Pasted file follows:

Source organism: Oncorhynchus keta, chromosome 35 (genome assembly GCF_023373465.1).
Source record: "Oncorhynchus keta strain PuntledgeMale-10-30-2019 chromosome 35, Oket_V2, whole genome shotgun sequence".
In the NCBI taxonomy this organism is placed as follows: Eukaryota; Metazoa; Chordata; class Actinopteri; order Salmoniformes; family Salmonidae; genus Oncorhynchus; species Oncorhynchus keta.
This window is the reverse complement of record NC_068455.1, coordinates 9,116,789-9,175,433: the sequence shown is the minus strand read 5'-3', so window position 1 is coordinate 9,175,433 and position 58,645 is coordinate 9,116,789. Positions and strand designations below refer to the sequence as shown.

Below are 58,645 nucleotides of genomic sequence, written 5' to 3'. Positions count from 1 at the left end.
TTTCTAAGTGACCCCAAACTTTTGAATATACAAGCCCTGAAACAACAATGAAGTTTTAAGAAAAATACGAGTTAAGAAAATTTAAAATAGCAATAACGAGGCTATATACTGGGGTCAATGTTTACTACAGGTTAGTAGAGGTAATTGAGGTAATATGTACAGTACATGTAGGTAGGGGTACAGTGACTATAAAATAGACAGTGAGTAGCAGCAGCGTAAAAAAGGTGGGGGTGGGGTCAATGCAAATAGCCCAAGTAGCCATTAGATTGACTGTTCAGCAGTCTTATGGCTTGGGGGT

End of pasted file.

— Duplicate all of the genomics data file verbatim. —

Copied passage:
Source organism: Oncorhynchus keta, chromosome 35 (genome assembly GCF_023373465.1).
Source record: "Oncorhynchus keta strain PuntledgeMale-10-30-2019 chromosome 35, Oket_V2, whole genome shotgun sequence".
In the NCBI taxonomy this organism is placed as follows: Eukaryota; Metazoa; Chordata; class Actinopteri; order Salmoniformes; family Salmonidae; genus Oncorhynchus; species Oncorhynchus keta.
This window is the reverse complement of record NC_068455.1, coordinates 9,116,789-9,175,433: the sequence shown is the minus strand read 5'-3', so window position 1 is coordinate 9,175,433 and position 58,645 is coordinate 9,116,789. Positions and strand designations below refer to the sequence as shown.

Below are 58,645 nucleotides of genomic sequence, written 5' to 3'. Positions count from 1 at the left end.
TTTCTAAGTGACCCCAAACTTTTGAATATACAAGCCCTGAAACAACAATGAAGTTTTAAGAAAAATACGAGTTAAGAAAATTTAAAATAGCAATAACGAGGCTATATACTGGGGTCAATGTTTACTACAGGTTAGTAGAGGTAATTGAGGTAATATGTACAGTACATGTAGGTAGGGGTACAGTGACTATAAAATAGACAGTGAGTAGCAGCAGCGTAAAAAAGGTGGGGGTGGGGTCAATGCAAATAGCCCAAGTAGCCATTAGATTGACTGTTCAGCAGTCTTATGGCTTGGGGGT